Any discussion of when the U.S. Catholic bishops began to get more interested in religious liberty issues needs — at the very least — a flashback to March 10, 2006. That’s when Catholic Charities of Boston did the unthinkable.
To set the scene, here’s the opening of the unusually even-handed (honest, check out the balancing of the brilliant sources on the moral left and right) “Banned in Boston” cover story at The Weekly Standard:
CATHOLIC CHARITIES OF BOSTON made the announcement on March 10: It was getting out of the adoption business. “We have encountered a dilemma we cannot resolve. … The issue is adoption to same-sex couples.”
It was shocking news. Catholic Charities of Boston, one of the nation’s oldest adoption agencies, had long specialized in finding good homes for hard to place kids. “Catholic Charities was always at the top of the list,” Paula Wisnewski, director of adoption for the Home for Little Wanderers, told the Boston Globe. “It’s a shame because it is certainly going to mean that fewer children from foster care are going to find permanent homes.” Marylou Sudders, president of the Massachusetts Society for the Prevention of Cruelty to Children, said simply, “This is a tragedy for kids.”
How did this tragedy happen?
It’s a complicated story.
There were plenty of other warning signs of the First Amendment conflicts to come, so much so that I began writing about them back in 2000 or so. I first heard about the potential for the events we are now seeing in a rather liberal (in the old sense of the word) church-state separation seminar back in 1977.
But the 2006 headlines in Boston provided the Catholic establishment with a major wake-up call. That’s a fact, pure and simple.
If that is the case, then why is The Baltimore Sun publishing material about the city’s new archbishop, on the eve of a major national conference on religious liberty, that includes fact paragraphs such as these? Please read carefully.
Archbishop William E. Lori, who was installed this month as the 16th archbishop of Baltimore, said he would discuss “the roots of our own nation’s tradition of respect for religious freedom” — including the roles of Marylanders John Carroll, the first archbishop of Baltimore, and his cousin Charles Carroll, the only Roman Catholic signer of the Declaration of Independence.
Lori chairs the committee of the U.S. Conference of Catholic Bishops that was created to challenge new rules written by the Department of Health and Human Services that require employers — including Catholic schools, hospitals and charities — to give workers access to insurance that covers birth control.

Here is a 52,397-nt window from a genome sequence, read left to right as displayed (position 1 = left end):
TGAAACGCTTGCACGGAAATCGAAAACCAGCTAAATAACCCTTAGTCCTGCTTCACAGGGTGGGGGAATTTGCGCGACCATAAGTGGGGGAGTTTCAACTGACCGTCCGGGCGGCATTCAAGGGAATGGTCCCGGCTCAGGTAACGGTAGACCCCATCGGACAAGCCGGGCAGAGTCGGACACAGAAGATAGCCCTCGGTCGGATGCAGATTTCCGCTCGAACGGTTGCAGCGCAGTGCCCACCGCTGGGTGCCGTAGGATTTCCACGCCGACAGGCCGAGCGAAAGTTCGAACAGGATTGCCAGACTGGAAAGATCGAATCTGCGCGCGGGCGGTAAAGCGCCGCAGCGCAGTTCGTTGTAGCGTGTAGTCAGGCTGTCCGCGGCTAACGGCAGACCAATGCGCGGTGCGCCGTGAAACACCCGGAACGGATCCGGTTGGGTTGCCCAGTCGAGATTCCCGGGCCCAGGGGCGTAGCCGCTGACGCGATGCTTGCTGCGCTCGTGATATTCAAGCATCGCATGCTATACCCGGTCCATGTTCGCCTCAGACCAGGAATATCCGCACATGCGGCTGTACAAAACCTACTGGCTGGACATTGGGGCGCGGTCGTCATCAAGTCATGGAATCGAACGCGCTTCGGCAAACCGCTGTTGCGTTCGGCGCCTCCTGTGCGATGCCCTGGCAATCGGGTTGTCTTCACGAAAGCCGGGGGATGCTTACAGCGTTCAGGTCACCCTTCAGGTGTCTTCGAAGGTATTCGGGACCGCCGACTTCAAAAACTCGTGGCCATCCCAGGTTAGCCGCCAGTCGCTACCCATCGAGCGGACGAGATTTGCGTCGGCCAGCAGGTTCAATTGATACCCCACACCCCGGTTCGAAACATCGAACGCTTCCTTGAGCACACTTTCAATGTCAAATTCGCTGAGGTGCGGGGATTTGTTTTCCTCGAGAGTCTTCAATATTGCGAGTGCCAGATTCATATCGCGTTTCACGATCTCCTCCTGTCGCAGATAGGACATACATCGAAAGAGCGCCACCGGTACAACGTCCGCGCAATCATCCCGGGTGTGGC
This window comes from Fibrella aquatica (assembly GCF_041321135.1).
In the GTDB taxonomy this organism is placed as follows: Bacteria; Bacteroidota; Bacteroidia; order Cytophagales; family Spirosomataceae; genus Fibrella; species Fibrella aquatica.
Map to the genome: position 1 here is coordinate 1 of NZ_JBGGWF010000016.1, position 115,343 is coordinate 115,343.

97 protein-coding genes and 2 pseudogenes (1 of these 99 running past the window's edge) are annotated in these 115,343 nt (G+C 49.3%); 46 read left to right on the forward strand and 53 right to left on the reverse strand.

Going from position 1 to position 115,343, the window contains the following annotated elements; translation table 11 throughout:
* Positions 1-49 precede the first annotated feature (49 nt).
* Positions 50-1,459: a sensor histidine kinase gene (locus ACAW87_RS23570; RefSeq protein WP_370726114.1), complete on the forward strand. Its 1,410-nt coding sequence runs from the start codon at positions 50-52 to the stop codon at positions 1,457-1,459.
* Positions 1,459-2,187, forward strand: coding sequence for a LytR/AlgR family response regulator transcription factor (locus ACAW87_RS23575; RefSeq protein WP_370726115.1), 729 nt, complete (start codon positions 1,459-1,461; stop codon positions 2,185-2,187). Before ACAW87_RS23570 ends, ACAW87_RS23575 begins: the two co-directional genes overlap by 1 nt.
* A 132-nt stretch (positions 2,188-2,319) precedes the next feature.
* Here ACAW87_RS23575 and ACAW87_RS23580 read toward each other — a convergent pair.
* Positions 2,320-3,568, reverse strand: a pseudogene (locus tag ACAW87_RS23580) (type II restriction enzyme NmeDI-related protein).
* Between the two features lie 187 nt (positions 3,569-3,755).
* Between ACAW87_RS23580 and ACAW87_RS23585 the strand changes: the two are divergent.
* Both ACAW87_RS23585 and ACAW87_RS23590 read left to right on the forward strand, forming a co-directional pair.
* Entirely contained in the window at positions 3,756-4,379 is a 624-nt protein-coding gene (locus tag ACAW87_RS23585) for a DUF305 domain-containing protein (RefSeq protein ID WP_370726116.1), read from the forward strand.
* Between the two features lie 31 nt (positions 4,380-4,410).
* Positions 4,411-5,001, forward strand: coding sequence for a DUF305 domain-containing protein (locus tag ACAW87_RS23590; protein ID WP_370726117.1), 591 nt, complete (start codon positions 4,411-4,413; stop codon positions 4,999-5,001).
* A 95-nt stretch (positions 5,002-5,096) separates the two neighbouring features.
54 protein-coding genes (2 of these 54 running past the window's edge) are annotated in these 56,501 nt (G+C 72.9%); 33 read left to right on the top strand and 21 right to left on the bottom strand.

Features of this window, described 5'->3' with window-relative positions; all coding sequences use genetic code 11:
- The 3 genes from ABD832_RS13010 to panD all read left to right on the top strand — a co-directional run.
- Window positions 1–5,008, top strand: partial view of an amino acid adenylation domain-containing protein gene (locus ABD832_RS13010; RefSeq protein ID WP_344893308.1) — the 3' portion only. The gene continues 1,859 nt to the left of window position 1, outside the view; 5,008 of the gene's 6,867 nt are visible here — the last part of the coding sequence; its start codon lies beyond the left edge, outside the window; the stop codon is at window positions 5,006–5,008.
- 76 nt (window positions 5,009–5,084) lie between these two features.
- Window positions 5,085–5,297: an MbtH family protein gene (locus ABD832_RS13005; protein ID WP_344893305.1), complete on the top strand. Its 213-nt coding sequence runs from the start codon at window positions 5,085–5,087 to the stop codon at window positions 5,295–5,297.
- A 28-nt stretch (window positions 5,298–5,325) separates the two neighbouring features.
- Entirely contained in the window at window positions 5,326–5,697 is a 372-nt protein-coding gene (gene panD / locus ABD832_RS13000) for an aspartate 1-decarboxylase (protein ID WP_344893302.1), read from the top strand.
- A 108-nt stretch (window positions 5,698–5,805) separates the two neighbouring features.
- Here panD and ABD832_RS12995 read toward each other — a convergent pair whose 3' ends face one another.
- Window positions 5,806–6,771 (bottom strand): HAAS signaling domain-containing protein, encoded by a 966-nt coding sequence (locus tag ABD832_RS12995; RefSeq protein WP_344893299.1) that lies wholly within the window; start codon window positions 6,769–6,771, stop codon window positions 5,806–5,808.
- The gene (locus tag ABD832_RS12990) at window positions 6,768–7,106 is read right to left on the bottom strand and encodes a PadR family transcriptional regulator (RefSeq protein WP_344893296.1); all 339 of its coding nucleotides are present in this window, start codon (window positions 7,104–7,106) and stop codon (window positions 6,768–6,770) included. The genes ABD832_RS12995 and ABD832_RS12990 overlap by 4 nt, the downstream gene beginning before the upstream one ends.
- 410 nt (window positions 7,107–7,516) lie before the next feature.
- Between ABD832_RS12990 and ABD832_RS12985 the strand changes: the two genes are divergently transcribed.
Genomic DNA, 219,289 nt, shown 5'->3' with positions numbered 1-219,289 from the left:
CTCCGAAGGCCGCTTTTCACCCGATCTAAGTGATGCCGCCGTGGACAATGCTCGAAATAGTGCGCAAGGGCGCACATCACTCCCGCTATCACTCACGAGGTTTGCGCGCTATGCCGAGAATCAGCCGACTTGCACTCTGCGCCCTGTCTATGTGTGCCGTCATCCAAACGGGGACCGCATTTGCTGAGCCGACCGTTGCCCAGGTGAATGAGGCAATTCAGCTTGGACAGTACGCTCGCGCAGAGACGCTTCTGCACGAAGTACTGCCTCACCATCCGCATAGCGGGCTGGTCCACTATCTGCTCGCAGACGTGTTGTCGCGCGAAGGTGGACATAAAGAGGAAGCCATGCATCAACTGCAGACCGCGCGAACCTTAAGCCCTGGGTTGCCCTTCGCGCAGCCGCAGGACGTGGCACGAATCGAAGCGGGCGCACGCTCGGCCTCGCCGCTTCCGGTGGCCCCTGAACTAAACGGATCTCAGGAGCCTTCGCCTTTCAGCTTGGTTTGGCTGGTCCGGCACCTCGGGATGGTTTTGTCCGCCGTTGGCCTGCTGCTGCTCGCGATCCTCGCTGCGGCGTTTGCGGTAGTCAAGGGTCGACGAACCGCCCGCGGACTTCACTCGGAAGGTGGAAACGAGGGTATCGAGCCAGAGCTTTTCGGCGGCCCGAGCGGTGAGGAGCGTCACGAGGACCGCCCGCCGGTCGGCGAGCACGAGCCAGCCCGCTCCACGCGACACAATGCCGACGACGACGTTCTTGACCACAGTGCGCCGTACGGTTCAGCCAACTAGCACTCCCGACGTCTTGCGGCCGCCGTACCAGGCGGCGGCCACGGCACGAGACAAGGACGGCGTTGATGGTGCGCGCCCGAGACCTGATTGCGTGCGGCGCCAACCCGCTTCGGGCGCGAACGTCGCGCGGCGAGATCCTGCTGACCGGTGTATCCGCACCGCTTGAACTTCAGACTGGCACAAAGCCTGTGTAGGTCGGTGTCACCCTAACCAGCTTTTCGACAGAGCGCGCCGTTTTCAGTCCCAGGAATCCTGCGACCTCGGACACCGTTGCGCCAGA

So the editorial team at the Sun believes that this committee was formed in response to the HHS rules, which, once again, moves its work into the context of a political showdown with the Obama White House. The birth of the committee had nothing to do with a decade or more of sobering events linked to military chaplains, campus religious groups, religious charities, the rights of religious counselors, etc., etc.
Please note that I am not saying that the looming HHS rules crisis played no role in this committee’s formation. What I am saying is that the Sun fact statement that it was “was created to challenge new rules written by the Department of Health and Human Services” is ridiculously shallow, if not totally inaccurate.
As for the bishops, at the time of the committee’s birth they did offer a short list of some of the issues that inspired this action. Yes, the list begins with the hot issue that was beginning to creep into the headlines — the looming HHS rules showdown. However the list also included the following:
* The Justice Department’s attack on the Defense of Marriage Act (DOMA), presenting DOMA’s support for traditional marriage as bigotry. In July, the Department started filing briefs actively attacking DOMA’s constitutionality, claiming that supporters of the law could only have been motivated by bias and prejudice. “If the label of “bigot” sticks to us — especially in court — because of our teaching on marriage, we’ll have church-state conflicts for years to come as a result,” Archbishop Dolan said.
* The Justice Department’s recent attack on the critically important “ministerial exception,” a constitutional doctrine accepted by every court of appeals in the country that leaves to churches (not government) the power to make employment decisions concerning persons working in a ministerial capacity. In a case to be heard this term in the U.S. Supreme Court, the Department attacked the very existence of the exception.
* New York State’s new law redefining marriage, with only a very narrow religious exemption. Already, county clerks face legal action for refusing to participate in same-sex unions, and gay rights advocates are publicly emphasizing how little religious freedom protection people and groups will enjoy under the new law.
Once again, I am not saying that the press needs to downplay the HHS rules in its coverage and frame news coverage in terms of the religious-liberty concerns, alone. What I am saying is that this Sun story includes an inaccurate timeline, which then leads to an unattributed statement of fact that is simply wrong. In journalism, that’s bad.
It would have been very easy for the Sun team to have included a single sentence that said the committee was formed after a decade or more of rising concerns among the bishops after events such as X, Y and Z. Anyone who has followed events in meetings of the U.S. bishops knows that this is the case. The timeline must start in 2006 or even earlier.